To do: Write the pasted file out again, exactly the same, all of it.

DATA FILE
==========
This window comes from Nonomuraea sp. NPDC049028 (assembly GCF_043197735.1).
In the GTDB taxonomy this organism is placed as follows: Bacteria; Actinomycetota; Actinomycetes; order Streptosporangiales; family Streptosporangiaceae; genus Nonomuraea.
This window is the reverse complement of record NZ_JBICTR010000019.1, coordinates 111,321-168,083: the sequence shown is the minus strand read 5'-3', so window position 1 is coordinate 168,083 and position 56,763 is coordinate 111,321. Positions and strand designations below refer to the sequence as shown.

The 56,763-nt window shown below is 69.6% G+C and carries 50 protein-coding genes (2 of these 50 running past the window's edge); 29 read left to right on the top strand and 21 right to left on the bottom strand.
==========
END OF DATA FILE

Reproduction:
This window comes from Nonomuraea sp. NPDC049028 (assembly GCF_043197735.1).
In the GTDB taxonomy this organism is placed as follows: Bacteria; Actinomycetota; Actinomycetes; order Streptosporangiales; family Streptosporangiaceae; genus Nonomuraea.
This window is the reverse complement of record NZ_JBICTR010000019.1, coordinates 111,321-168,083: the sequence shown is the minus strand read 5'-3', so window position 1 is coordinate 168,083 and position 56,763 is coordinate 111,321. Positions and strand designations below refer to the sequence as shown.

The 56,763-nt window shown below is 69.6% G+C and carries 50 protein-coding genes (2 of these 50 running past the window's edge); 29 read left to right on the top strand and 21 right to left on the bottom strand.